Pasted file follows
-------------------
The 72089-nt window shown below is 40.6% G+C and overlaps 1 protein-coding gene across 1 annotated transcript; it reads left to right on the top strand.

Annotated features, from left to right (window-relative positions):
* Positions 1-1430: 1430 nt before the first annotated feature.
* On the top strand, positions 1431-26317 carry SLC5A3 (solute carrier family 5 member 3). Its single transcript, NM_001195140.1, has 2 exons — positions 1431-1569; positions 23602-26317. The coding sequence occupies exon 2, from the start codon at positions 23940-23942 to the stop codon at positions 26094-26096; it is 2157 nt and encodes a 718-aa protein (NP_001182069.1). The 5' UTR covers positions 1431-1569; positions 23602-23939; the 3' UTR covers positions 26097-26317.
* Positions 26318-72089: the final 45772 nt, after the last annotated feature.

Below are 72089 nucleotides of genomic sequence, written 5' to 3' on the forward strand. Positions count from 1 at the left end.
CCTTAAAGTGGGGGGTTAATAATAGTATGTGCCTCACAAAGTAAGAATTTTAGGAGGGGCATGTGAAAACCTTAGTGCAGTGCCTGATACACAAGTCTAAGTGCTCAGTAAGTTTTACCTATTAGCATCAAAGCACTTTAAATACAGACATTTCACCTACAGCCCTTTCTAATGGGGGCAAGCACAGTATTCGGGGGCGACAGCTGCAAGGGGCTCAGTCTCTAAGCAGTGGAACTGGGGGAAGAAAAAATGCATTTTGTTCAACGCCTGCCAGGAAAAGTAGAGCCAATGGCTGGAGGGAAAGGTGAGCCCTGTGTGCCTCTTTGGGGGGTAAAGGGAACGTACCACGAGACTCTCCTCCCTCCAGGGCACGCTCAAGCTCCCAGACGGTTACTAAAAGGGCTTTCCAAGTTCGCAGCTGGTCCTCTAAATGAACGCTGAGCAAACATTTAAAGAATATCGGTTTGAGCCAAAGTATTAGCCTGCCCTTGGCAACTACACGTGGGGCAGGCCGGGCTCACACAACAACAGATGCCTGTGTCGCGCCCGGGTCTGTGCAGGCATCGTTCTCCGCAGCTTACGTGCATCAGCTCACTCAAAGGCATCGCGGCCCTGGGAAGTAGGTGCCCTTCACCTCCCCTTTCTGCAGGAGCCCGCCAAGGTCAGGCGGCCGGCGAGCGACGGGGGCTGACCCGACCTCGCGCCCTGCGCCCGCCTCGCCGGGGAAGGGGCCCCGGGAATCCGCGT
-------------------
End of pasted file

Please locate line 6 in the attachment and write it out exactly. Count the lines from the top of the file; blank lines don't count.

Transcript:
Below are 72089 nucleotides of genomic sequence, written 5' to 3' on the forward strand. Positions count from 1 at the left end.